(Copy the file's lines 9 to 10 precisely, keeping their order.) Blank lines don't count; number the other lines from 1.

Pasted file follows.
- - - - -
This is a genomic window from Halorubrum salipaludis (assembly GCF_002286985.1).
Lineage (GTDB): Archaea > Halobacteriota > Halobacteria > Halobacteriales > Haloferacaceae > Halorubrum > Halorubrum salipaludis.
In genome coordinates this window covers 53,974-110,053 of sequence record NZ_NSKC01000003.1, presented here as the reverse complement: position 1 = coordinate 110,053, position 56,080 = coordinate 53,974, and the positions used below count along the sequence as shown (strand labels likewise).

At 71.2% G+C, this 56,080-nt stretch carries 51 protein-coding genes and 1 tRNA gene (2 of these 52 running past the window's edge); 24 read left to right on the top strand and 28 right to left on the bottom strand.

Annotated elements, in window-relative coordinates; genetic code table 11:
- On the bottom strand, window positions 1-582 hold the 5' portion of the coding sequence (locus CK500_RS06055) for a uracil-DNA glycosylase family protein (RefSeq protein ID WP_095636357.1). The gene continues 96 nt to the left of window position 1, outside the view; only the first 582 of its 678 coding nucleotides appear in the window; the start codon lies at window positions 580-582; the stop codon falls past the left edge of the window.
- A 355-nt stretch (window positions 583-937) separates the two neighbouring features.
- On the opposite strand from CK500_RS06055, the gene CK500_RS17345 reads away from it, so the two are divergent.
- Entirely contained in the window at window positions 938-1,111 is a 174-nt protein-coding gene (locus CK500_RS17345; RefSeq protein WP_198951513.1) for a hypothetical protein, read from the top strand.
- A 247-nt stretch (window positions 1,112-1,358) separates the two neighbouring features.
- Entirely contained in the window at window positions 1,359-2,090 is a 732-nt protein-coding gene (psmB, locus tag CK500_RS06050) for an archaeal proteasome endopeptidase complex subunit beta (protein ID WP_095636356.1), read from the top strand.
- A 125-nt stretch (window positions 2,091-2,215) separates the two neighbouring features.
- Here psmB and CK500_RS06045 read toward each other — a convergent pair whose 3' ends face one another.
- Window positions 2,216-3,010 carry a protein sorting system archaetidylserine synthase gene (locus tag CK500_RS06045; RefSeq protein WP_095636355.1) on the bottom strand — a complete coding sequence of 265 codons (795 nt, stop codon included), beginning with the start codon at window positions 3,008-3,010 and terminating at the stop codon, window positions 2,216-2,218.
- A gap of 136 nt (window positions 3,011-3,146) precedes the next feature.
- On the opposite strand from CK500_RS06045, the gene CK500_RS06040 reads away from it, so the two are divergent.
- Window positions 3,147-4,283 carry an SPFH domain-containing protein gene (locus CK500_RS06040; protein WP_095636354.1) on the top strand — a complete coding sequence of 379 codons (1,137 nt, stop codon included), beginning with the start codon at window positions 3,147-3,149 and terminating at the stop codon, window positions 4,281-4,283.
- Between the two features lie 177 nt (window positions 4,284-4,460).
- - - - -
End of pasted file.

- Entirely contained in the window at window positions 938-1,111 is a 174-nt protein-coding gene (locus CK500_RS17345; RefSeq protein WP_198951513.1) for a hypothetical protein, read from the top strand.
- A 247-nt stretch (window positions 1,112-1,358) separates the two neighbouring features.